One of the primary aspects of many a religion is "theology" or the practice of studying and organizing the nature of the divine and other religious ideas. How then might theology be applied to Paganism? Or, as Gus diZerega asked recently, should it be applied at all? We take a look at theology and other forms of religious studies both within and outside of Paganism today, along with other stories. All this and more for the Pagan News Beagle.
When I first become a Pagan many years ago, I tried to find theological studies of What It All Meant within our literature.I found many discussions of rituals, magick, and how Witches were correctives to patriarchy. But beyond some brief (and good) discussions in Margot Adler’s Drawing Down the Moon and the Farrars' The Meaning of Witchcraft,there was almost nothing on the underlying meaning of a Pagan reality.As I learned more about the broad Pagan tradition I began exploring literature discussing African Diasporic and Native American Pagan religions. Here to, by monotheistic standards the pickings were remarkably thin.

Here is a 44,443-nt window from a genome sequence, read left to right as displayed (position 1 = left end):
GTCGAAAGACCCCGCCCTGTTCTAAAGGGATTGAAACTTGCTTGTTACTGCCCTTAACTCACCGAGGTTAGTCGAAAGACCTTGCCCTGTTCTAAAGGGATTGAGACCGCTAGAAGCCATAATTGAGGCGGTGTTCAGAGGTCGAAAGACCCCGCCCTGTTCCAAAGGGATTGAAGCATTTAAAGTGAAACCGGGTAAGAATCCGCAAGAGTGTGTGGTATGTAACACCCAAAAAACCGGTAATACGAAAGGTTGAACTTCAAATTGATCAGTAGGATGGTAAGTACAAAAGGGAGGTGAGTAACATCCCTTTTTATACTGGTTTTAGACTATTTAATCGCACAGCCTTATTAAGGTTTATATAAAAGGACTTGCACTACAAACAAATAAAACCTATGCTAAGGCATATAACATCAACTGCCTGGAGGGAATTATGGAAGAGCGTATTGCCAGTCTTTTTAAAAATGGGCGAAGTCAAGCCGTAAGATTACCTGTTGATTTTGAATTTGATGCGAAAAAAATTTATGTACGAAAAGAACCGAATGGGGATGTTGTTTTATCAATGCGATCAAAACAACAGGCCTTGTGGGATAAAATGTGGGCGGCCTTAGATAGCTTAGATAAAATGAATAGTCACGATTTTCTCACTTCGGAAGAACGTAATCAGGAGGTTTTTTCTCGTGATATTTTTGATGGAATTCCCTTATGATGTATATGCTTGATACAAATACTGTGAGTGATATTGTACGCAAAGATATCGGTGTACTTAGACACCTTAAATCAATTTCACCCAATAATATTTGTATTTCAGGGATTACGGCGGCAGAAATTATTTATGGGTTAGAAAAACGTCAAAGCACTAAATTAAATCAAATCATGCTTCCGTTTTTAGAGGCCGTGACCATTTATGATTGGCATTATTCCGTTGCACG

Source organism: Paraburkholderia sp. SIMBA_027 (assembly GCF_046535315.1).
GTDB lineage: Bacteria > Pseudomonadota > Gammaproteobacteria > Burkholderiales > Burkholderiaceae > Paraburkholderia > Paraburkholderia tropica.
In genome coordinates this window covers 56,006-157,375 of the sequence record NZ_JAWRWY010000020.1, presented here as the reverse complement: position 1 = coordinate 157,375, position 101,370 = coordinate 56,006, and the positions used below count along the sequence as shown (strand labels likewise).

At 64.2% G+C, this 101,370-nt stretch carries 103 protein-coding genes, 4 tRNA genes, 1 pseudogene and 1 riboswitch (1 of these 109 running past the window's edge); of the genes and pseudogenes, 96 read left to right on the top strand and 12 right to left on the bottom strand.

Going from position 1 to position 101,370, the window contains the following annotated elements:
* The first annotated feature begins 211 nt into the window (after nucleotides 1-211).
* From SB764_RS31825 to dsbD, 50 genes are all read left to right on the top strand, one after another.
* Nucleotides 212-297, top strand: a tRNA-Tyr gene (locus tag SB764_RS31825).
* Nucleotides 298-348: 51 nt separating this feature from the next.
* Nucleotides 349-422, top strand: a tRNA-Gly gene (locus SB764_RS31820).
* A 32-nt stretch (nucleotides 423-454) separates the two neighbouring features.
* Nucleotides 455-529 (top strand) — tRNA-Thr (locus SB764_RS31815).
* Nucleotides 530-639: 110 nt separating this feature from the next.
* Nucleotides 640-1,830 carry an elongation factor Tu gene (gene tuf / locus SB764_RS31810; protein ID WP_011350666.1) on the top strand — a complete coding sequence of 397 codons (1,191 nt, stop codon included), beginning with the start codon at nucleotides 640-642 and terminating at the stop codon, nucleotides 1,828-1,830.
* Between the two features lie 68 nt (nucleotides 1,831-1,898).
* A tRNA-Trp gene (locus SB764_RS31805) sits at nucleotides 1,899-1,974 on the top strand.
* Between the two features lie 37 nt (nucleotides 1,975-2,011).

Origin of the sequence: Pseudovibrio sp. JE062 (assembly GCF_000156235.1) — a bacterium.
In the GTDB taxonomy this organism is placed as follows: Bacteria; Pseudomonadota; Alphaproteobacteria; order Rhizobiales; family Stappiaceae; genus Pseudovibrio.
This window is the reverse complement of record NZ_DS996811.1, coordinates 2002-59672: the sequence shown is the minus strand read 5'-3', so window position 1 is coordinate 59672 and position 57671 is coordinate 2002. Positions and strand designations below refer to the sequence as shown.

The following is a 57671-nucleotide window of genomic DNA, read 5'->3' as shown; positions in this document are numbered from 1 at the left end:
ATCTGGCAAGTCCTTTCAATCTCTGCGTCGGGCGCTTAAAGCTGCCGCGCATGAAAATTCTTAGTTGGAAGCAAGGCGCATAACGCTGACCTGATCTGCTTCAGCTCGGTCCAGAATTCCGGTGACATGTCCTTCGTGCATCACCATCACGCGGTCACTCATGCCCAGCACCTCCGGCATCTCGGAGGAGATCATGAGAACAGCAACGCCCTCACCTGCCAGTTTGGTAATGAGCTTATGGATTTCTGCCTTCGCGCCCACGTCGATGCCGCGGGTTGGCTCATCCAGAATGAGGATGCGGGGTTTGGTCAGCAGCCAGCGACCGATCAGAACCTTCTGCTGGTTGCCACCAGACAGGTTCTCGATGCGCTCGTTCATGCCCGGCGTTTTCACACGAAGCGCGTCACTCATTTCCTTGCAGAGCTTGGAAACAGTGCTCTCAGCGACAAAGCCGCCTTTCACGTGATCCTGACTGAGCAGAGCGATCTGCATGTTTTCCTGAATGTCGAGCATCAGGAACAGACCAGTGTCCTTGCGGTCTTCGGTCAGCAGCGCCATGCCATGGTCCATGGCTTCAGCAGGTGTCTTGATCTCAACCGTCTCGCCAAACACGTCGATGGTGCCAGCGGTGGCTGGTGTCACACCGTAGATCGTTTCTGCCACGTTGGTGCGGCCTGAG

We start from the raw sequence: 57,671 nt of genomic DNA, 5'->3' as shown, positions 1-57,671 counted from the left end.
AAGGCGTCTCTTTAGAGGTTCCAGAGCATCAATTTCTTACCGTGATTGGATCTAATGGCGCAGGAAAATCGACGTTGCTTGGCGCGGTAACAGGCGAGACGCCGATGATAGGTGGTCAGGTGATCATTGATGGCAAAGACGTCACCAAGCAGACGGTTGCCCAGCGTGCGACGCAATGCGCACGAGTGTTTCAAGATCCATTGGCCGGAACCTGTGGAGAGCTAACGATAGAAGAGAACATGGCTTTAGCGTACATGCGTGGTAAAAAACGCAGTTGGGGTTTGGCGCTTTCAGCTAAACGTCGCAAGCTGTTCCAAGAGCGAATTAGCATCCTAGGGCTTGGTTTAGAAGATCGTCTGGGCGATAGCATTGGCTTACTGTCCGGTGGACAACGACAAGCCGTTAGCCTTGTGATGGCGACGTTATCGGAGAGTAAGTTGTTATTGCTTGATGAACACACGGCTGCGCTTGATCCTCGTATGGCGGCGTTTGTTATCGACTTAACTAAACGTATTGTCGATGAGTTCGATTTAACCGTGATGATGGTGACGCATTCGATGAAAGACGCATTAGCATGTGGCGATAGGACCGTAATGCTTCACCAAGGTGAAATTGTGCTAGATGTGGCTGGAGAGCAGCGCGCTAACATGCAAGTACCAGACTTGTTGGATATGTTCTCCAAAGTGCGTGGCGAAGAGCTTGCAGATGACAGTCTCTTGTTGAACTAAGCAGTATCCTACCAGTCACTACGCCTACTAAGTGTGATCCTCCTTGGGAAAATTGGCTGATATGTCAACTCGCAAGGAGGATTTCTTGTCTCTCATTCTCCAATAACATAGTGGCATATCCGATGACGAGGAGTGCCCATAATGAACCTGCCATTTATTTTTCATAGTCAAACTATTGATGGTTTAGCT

In Brazil I learned most Pagan literature consisted of spell books and details about rituals.Among the traditional Crow people in Montana, individuals had different interpretations of their practices’ deeper meaning and of the status of figures like Coyote, but no developed theology.Within my own coven I learned my coven-mates had different beliefs about who the Gods were. Classical Pagan religious writing was rarely sectarian and the major one that could be so described, The Golden Ass, was more an adventure story than a treatise on the Gods.Pagan cultures were not particularly peaceful, but I know of no adherents to a Pagan religion waging war on those of another for not worshiping the right Gods. Unlike the monotheisms, unity of belief didn’t seem very important in the Pagan world.